Saturday, March 01, 2008

Progressivity of the FairTax

The FairTax is a proposed federal sales tax on goods and services. Advocates for the FairTax estimate that a tax rate of 23% would be high enough to replace all current federal taxes, including social security, etc., while dissidents say it would have to be much higher. To make the tax progressive, the federal government would issue monthly payments for each person equal to the sales tax rate multiplied by the federal poverty level income. This essentially removes all tax burden for people who spend at or below the poverty level.

Why switch to FairTax? The most obvious benefit of the FairTax is the simplification of the tax code. There is only one tax rate, and only businesses have to file taxes. This reduction in tax-time stress and record-keeping costs would represent a modestly substantial improvement in our lives.

The main other known effect of switching to FairTax would be a change in the progressiveness structure of the tax code. If the estimate of 23% FairTax tax rate is correct, the moderately wealthy would pay slightly less tax and the extremely wealthy would pay slightly more. In his NY Times article, Why Democrats should love the FairTax, Laurence Kotlikoff waxes profound:
Our [current] tax system is regressive because none of the corpus - the principal - of the wealth of the rich, including our more than 400 billionaires, is subjected to taxation. Instead they pay taxes only on the income earned on their wealth.But this income comes primarily as capital gains, which are taxed at only 15 percent. Furthermore, capital gains taxes are levied only when wealth holders realize their gains - when they sell their appreciated assets.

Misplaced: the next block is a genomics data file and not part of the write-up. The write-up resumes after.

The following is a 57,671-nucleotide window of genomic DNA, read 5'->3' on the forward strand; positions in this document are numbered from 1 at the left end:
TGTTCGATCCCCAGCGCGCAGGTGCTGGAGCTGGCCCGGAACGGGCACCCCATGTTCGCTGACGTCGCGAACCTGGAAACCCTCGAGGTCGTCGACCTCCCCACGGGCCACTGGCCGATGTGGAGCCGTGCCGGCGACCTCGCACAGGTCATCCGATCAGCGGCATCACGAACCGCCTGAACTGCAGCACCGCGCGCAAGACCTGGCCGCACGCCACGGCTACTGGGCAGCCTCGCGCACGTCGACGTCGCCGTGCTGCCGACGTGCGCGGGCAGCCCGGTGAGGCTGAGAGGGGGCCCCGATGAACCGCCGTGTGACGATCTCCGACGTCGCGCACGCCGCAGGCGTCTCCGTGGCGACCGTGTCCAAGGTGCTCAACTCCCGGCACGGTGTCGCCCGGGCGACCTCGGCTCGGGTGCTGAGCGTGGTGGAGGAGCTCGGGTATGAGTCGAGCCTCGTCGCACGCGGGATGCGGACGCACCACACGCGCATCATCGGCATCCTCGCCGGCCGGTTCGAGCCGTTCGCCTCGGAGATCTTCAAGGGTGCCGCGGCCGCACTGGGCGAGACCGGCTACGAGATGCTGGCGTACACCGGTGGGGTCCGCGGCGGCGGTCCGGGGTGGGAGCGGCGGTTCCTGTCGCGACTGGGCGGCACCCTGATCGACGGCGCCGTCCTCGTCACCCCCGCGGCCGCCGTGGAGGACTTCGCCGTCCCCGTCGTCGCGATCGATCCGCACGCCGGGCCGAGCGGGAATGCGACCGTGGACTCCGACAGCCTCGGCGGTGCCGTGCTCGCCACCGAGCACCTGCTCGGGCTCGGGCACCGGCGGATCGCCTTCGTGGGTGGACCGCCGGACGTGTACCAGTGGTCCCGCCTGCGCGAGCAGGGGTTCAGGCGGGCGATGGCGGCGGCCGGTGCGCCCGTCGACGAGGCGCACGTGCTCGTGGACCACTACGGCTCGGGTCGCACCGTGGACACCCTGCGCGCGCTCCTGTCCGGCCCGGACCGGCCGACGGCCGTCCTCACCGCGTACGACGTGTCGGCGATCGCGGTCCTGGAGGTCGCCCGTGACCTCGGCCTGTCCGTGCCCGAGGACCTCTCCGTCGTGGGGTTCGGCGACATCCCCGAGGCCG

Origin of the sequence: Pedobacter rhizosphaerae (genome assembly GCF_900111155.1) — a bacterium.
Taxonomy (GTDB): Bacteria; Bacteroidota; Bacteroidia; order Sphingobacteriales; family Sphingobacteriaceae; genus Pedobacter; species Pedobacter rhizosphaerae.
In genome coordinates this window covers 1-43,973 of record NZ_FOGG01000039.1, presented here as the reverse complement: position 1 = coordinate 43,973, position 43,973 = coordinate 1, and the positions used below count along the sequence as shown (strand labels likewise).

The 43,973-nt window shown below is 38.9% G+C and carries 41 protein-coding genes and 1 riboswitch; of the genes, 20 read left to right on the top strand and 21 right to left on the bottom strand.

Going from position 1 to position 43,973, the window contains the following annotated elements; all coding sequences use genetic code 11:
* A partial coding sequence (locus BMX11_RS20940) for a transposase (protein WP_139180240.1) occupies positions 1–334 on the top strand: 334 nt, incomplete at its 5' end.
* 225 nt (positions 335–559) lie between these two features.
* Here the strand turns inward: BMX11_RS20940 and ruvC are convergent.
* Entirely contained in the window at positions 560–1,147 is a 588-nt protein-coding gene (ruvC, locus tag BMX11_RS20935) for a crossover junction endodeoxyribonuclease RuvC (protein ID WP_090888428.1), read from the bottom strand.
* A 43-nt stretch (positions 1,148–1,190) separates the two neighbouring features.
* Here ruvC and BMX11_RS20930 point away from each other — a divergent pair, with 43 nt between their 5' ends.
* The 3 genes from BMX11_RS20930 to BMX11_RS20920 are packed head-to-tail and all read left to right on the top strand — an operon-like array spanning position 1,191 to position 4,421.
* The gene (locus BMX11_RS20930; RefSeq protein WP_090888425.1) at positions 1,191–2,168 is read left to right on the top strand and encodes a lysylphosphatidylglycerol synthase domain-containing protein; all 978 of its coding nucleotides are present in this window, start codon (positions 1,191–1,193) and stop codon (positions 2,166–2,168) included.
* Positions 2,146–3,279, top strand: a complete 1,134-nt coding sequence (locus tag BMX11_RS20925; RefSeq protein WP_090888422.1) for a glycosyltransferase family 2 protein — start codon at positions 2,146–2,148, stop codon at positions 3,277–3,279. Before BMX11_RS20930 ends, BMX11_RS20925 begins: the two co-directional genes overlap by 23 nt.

Who knew! Kotlikoff continues:
But the superrich don't need to sell their gains. If they need cash they can borrow using their appreciated assets as collateral.
Can IIIIIIII do this too? Suppose I have $50 million in stocks. How can I turn those stock into spending money without paying that stupid 15% capital gains tax? Kotlikoff has the answer: just take out a loan from the bank for a million dollars. I don't have to pay taxes on a loan! And the bank will be happy to give the loan since I already have $50 million in stocks as collateral. What have I been waiting for? So I take out the loan. At the end of the year I have to pay it back. But that's OK because I can take out another loan to pay it back. Actually, my new loan has to be 6% bigger to cover interest, but 6% is still much less than a 15% tax. Moreover, the million dollars of stocks that I chose not to sell has risen in value by at least 8%, thanks to the excellent advice from my well-paid financial advisers.


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